[Note: Like our last post in which CIS staff shared what they are reading, book titles link to the Indie Bookstore Finder. Should a book peek your interest, this allows you to learn more and easily obain the book from one of our fabulous independent bookstores.]
I am reading (recently finished): Tecumseh and the Prophet, The Shawnee Brothers Who Defied a Nation by Peter Cozzens. Why this book? I grew up near Battleground, Indiana, and as a youth on multiple occasions visited the Battleground memorial, which honored Willian Henry Harrison, as well as ‘Prophet’s Rock’ which was reputed to be the site of a rousing speech by Tenskwatawa (The Prophet) to his followers. Having learned the ‘traditional’ history, I was interested to read about the perspective of the Shawnee brothers. It was illuminating to say the least! The Shawnee and other tribes were pawns, allied and abandoned on multiple occasions, in the efforts by Great Britain and the nascent United States to dominate North America. Spoiler Alert: It did not end well for the brothers and their followers.
I’ve been busy reading a lot of interesting books: Caste by Isabelle Wilkerson, Walk in My Combat Boots by James Patterson, Know My Name by Chanel Miller, and You’ll Never Believe What Happened to Lacey: Crazy Stories About Racism by Amber Ruffin and Lacey Lamar. All very different and eye-opening in different ways!
I just finished (for the second time) Killers of the Flower Moon: the Osage Murders and the Birth of the FBI by David Grann. It is a fascinating account of our history when the Osage Indians were systematically killed by whites in their Oklahoma town, circa 1921-? Highly recommended.
I’m reading The Giver of Stars, a novel by JoJo Moyes. Set in Depression-era America, it’s based on a true story of five extraordinary women and their remarkable journey through the mountains of Kentucky. A team of women delivering books as part of Eleanor Roosevelt’s new traveling library, who become known as the Packhorse Librarians of Kentucky. They’re committed to their job: bringing books to people who have never had any, arming them with facts that will change their lives.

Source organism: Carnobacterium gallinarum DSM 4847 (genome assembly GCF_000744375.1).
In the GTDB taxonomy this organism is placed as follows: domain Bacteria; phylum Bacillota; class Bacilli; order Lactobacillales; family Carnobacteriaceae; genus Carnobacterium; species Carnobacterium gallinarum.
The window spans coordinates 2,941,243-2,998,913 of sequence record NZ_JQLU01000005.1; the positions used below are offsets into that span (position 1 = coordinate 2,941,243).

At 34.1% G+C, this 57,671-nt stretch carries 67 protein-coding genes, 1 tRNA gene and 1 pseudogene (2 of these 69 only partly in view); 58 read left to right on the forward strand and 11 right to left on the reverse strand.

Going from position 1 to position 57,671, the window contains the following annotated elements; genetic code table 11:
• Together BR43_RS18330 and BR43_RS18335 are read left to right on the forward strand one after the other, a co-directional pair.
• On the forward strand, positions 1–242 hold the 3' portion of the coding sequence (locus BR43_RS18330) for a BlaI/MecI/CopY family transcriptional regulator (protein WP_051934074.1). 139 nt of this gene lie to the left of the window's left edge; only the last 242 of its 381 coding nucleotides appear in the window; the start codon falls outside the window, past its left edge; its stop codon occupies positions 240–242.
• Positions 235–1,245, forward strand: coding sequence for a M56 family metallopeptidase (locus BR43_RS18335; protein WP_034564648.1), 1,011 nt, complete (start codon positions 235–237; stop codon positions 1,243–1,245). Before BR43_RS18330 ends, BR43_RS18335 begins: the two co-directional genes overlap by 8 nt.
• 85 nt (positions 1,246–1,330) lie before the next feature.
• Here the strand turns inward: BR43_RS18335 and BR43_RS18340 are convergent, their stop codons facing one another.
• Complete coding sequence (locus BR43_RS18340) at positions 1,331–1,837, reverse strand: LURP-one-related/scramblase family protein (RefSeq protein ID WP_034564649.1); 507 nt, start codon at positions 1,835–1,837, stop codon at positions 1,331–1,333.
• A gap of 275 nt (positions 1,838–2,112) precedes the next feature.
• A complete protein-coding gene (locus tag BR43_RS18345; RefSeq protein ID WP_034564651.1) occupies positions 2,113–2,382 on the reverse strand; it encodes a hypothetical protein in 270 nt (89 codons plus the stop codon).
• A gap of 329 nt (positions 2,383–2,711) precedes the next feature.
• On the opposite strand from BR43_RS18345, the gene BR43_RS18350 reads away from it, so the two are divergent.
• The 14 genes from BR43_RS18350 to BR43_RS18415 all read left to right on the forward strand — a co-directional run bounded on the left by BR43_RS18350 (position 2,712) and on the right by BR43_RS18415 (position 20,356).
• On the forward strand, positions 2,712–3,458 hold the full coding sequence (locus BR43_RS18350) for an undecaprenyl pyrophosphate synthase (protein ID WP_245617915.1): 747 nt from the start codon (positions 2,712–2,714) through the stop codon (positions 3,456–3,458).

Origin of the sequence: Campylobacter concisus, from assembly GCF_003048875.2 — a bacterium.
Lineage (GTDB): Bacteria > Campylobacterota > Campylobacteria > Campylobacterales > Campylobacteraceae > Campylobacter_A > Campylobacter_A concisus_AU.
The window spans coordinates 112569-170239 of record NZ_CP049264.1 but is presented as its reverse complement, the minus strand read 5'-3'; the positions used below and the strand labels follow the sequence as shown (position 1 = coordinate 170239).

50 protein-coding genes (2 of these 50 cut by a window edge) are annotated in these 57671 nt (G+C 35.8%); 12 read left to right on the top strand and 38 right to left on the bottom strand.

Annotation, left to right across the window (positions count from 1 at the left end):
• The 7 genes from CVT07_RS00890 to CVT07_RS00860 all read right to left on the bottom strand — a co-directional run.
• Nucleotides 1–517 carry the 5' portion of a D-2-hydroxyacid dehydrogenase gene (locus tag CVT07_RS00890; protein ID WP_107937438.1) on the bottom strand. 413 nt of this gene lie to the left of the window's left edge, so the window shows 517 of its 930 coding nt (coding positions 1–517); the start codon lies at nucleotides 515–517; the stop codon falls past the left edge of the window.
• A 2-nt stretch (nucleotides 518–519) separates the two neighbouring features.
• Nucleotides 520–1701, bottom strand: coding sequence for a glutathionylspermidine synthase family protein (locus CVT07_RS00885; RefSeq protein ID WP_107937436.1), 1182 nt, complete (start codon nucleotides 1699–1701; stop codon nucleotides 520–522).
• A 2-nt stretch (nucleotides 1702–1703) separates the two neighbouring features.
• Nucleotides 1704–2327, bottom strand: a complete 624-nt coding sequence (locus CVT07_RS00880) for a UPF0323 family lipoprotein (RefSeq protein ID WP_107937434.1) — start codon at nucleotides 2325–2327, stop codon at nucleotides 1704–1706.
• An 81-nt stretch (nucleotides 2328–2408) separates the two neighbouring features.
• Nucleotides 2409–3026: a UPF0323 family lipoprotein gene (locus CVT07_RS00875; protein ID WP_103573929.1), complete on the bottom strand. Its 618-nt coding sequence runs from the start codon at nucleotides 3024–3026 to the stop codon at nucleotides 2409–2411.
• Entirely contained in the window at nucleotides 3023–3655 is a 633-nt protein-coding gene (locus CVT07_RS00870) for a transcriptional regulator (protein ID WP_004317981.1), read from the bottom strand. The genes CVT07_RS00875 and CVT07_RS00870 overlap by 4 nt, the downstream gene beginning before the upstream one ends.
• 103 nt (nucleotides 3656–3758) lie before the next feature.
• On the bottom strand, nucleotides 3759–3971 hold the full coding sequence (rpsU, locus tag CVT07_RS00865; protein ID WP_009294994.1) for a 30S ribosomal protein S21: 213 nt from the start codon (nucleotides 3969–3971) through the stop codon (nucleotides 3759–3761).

Also reading Eleanor Oliphant is Completely Fine, a novel by Gail Honeyman … the smart, warm, and uplifting story of an out-of-the-ordinary heroine whose deadpan weirdness and unconscious wit make for an irresistible journey as she realizes the only way to survive is to open your heart.
I just finished reading My Grandmother’s Hands: Racialized Trauma and the Pathway to Mending Our Hearts and Bodies by Resmaa Menakem – and I highly recommend it.
I recently read The Vagabond: The Story of Henry Ford and Thomas Edison’s Ten-Year Road Trip by Jeff Guinn. It was informative of the culture and politics of the time.
In the new year…
- Barack Obama – A Promised Land
- Abraham Verghese – Cutting for Stone
- Isabel Wilkerson – Caste: The Origins of Our Discontents
- Louise Erdrich – The Night Watchman
I highly recommend ALL of them!
Transient Desires by Donna Leon — An Inspector Brunetti mystery set in Venice (a series)
The Women of the Copper Country by Dorian Russell
The Fleet Street Murders by Charles Finch (a series)
A Brave Day for Harold Brown by Mishana Shot
The Soul of America by Jon Meacham
To name a few…
I am currently reading The Gown by Jennifer Robson. Enjoyable so far. Relating to the wedding gown worn by Princess Elizabeth when she married Prince Phillip. Women and their friendships and their backgrounds as they relate to the past history and current times in their lives.
We’re reading A Promised Land by former President Barack Obama.
Nanette and Jack Keiser
Midnight Library by Matt Haig and This is the Fire: What I Say to My Friends About Racism by Don Lemon. Also, Darby’s (dog) Mom by Anita Lawson. I am currently reading The Innocent Classroom by Alexs Pate.